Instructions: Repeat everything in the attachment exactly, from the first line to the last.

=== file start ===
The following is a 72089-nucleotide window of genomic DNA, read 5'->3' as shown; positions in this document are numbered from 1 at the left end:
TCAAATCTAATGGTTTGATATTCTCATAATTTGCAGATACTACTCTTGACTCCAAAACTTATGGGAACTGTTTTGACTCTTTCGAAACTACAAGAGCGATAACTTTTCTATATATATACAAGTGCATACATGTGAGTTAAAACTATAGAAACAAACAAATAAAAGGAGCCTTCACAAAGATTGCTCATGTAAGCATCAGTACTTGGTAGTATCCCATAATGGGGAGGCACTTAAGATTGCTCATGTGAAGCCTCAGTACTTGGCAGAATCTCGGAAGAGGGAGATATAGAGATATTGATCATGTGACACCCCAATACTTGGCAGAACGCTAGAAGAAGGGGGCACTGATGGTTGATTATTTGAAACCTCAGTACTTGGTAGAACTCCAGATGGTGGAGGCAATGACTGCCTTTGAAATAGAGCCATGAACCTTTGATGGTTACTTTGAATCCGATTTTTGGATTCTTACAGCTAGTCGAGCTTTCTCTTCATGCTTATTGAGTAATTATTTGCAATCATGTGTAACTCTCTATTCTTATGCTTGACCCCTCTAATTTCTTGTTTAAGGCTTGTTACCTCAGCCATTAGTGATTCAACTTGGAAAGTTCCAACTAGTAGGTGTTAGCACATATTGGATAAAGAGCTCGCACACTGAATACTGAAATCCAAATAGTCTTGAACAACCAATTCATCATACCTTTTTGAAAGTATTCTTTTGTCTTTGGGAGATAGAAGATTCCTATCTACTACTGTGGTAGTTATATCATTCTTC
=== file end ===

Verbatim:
The following is a 72089-nucleotide window of genomic DNA, read 5'->3' as shown; positions in this document are numbered from 1 at the left end:
TCAAATCTAATGGTTTGATATTCTCATAATTTGCAGATACTACTCTTGACTCCAAAACTTATGGGAACTGTTTTGACTCTTTCGAAACTACAAGAGCGATAACTTTTCTATATATATACAAGTGCATACATGTGAGTTAAAACTATAGAAACAAACAAATAAAAGGAGCCTTCACAAAGATTGCTCATGTAAGCATCAGTACTTGGTAGTATCCCATAATGGGGAGGCACTTAAGATTGCTCATGTGAAGCCTCAGTACTTGGCAGAATCTCGGAAGAGGGAGATATAGAGATATTGATCATGTGACACCCCAATACTTGGCAGAACGCTAGAAGAAGGGGGCACTGATGGTTGATTATTTGAAACCTCAGTACTTGGTAGAACTCCAGATGGTGGAGGCAATGACTGCCTTTGAAATAGAGCCATGAACCTTTGATGGTTACTTTGAATCCGATTTTTGGATTCTTACAGCTAGTCGAGCTTTCTCTTCATGCTTATTGAGTAATTATTTGCAATCATGTGTAACTCTCTATTCTTATGCTTGACCCCTCTAATTTCTTGTTTAAGGCTTGTTACCTCAGCCATTAGTGATTCAACTTGGAAAGTTCCAACTAGTAGGTGTTAGCACATATTGGATAAAGAGCTCGCACACTGAATACTGAAATCCAAATAGTCTTGAACAACCAATTCATCATACCTTTTTGAAAGTATTCTTTTGTCTTTGGGAGATAGAAGATTCCTATCTACTACTGTGGTAGTTATATCATTCTTC